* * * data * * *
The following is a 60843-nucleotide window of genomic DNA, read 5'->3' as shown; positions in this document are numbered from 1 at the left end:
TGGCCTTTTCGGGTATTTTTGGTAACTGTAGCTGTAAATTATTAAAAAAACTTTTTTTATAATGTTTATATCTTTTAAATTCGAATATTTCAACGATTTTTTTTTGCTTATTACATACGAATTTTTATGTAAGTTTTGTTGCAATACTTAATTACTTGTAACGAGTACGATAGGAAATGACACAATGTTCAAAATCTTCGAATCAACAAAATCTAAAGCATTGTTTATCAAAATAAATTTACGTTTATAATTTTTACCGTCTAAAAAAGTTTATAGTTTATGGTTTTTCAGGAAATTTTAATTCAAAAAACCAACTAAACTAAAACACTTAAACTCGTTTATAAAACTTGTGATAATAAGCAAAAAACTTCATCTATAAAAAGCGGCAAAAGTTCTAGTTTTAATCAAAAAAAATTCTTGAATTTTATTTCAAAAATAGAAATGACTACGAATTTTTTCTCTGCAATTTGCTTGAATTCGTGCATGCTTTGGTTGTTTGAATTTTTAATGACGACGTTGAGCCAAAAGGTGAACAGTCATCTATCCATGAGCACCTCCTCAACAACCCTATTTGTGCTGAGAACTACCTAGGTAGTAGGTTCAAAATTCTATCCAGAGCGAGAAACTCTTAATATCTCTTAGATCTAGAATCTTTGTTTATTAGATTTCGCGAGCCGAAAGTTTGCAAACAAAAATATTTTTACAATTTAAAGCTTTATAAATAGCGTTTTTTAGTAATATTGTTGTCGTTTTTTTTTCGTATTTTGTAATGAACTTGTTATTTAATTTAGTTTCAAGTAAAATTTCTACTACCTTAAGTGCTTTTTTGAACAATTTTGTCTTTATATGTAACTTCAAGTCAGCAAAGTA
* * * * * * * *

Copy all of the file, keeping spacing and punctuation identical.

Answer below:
The following is a 60843-nucleotide window of genomic DNA, read 5'->3' as shown; positions in this document are numbered from 1 at the left end:
TGGCCTTTTCGGGTATTTTTGGTAACTGTAGCTGTAAATTATTAAAAAAACTTTTTTTATAATGTTTATATCTTTTAAATTCGAATATTTCAACGATTTTTTTTTGCTTATTACATACGAATTTTTATGTAAGTTTTGTTGCAATACTTAATTACTTGTAACGAGTACGATAGGAAATGACACAATGTTCAAAATCTTCGAATCAACAAAATCTAAAGCATTGTTTATCAAAATAAATTTACGTTTATAATTTTTACCGTCTAAAAAAGTTTATAGTTTATGGTTTTTCAGGAAATTTTAATTCAAAAAACCAACTAAACTAAAACACTTAAACTCGTTTATAAAACTTGTGATAATAAGCAAAAAACTTCATCTATAAAAAGCGGCAAAAGTTCTAGTTTTAATCAAAAAAAATTCTTGAATTTTATTTCAAAAATAGAAATGACTACGAATTTTTTCTCTGCAATTTGCTTGAATTCGTGCATGCTTTGGTTGTTTGAATTTTTAATGACGACGTTGAGCCAAAAGGTGAACAGTCATCTATCCATGAGCACCTCCTCAACAACCCTATTTGTGCTGAGAACTACCTAGGTAGTAGGTTCAAAATTCTATCCAGAGCGAGAAACTCTTAATATCTCTTAGATCTAGAATCTTTGTTTATTAGATTTCGCGAGCCGAAAGTTTGCAAACAAAAATATTTTTACAATTTAAAGCTTTATAAATAGCGTTTTTTAGTAATATTGTTGTCGTTTTTTTTTCGTATTTTGTAATGAACTTGTTATTTAATTTAGTTTCAAGTAAAATTTCTACTACCTTAAGTGCTTTTTTGAACAATTTTGTCTTTATATGTAACTTCAAGTCAGCAAAGTA